Every year, the Water Industry Operators Association (WIOA) celebrates the best of the industry with its Operator of the Year awards. We spoke with some of the 2019 winners from around the country, all of whom have demonstrated excellent performance, initiative and all-round attention to detail in their roles as operators of water or wastewater treatment facilities.

Leigh Walton, Taswater – Tasmanian Operator of the Year

My current role is Senior Operator in the urban networks team, looking after the water and sewer reticulation systems in my zone, which is based at Forth on the North West Coast of Tasmania.

I work with the coordinator to oversee the daily operations of the systems, assist in planning the scheduled work and provide guidance when required on operational issues with a key focus on safety.

A typical work day for me involves reporting to upper management to provide any required information around regulatory reporting and assisting the crews with any issues that may crop up during the day.

There is a focus on the planned work that has been scheduled for that day, along with dealing with the reactive nature of the industry that we are in.

TasWater employees have been at the forefront of some of the recent innovations I’ve seen in the operations side of the water business.

These include the implementation of the cargo net, which assists with removing concrete and other heavy items from job sites, and also the chlorine cylinder trolley, which safely moves chlorine cylinders at water and wastewater treatment plants.

Also, on a larger scale in terms of innovation, I would have to say the arrival of vacuum excavation trucks to the industry has been a massive game changer.

I have been in this industry for over 20 years and these machines have completely changed the way we work.

These trucks are removing one of the biggest risks we face with underground utility installation – damaging other utility assets which, in the case of power and gas, can have serious consequences.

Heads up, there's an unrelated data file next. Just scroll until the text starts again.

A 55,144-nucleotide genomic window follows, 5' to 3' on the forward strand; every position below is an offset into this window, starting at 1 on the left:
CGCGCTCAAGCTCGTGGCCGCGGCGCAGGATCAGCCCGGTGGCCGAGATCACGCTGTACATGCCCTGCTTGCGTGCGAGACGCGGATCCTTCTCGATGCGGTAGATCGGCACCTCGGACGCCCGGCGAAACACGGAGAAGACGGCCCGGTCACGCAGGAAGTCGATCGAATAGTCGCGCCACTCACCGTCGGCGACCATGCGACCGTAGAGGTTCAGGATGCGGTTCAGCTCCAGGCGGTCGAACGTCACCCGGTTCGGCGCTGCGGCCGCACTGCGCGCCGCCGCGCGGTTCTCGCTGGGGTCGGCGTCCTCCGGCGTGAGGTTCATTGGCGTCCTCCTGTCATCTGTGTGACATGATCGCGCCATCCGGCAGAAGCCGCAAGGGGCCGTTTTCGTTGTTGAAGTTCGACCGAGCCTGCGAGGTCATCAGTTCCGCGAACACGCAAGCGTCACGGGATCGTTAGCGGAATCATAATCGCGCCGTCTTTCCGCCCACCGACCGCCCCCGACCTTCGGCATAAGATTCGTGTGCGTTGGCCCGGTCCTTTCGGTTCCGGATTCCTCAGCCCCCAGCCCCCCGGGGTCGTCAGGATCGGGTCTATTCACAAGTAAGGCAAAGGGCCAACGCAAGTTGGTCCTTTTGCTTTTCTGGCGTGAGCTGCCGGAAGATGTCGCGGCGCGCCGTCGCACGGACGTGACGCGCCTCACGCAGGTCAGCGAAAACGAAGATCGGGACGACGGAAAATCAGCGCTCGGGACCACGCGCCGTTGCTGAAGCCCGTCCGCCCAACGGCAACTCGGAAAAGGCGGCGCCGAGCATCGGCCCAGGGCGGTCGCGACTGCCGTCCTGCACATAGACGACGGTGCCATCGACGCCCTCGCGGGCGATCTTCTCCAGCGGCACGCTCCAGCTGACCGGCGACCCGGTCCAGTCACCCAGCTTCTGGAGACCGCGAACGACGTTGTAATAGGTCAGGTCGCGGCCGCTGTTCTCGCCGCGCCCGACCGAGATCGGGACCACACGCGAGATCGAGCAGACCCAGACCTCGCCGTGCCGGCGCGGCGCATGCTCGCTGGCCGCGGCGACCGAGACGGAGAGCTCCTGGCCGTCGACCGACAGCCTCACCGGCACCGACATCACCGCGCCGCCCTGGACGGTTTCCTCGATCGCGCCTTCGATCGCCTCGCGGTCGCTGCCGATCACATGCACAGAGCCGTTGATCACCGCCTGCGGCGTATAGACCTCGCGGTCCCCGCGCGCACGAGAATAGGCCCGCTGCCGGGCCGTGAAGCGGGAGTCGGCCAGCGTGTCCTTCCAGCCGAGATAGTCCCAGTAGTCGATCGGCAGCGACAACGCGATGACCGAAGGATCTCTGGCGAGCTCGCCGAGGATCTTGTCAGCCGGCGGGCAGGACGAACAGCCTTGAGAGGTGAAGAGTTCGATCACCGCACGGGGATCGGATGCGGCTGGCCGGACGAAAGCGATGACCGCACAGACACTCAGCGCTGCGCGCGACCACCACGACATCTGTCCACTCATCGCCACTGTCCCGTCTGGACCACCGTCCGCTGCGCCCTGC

One of the main challenges I face in my role is avoiding other utility assets, which is mitigated through the use of vacuum excavation trucks.

Although the trucks have reduced the likelihood of an asset being damaged, we still need to be careful and exercise caution.

Another challenge is carrying out maintenance on sewer pipes that have been built over or are not easily accessible.

The practice of relining pipes is becoming more common as there is no digging involved, and it is a cost-effective solution that also eliminates significant OHS issues.

I love working in the operations side of the water industry because I enjoy the reactive nature of my role and working with the crews to get a good outcome for everyone.

We have a great team here at TasWater, with a lot of individuals that are keen to make a difference for our organisation and the community.

Billy Hajek, SA Water – South Australian Operator of the Year

I’m one of four operators at the Glenelg Wastewater Treatment Plant in Adelaide’s south-west, which treats around 20 per cent of the city’s sewage, processing around 50 megalitres of wastewater a day.

My role can be quite diverse, but on a basic level, I help to make sure the wastewater is treated to an acceptable standard for reuse or return to the environment.

Each year, the Glenelg facility delivers around 3.8 billion litres of high-quality recycled water to parks, gardens and sporting grounds across the city, so it’s important our operations are safe, efficient and effective.

I typically work between 7.30am to 4pm, but am also part of an on-call roster.

My day-to-day tasks can vary, ranging from taking wastewater samples, to managing nutrient discharge targets, to identifying any issues and fixing them.

Only around a quarter of my day is spent in the on-site control room monitoring the computers and monitoring systems, with the majority spent in and around the plant assessing all the infrastructure to make sure it’s doing what it’s supposed to do.

Although some operations are now automated, I’d say that around 95 per cent of any issues that may occur with the plant still need to be physically looked at and resolved by an operator.

You really need a detailed understanding of how everything works, and each part has its own little intricacies. Before starting this job, I never thought I’d know so much about wastewater, but I’m a keen learner and I ask a lot of questions!

In terms of innovation, we’re always looking for ways to improve the plant’s environmental performance, as well as find more efficient, cost-effective ways of doing things, and this is especially important as Adelaide’s population continues to grow.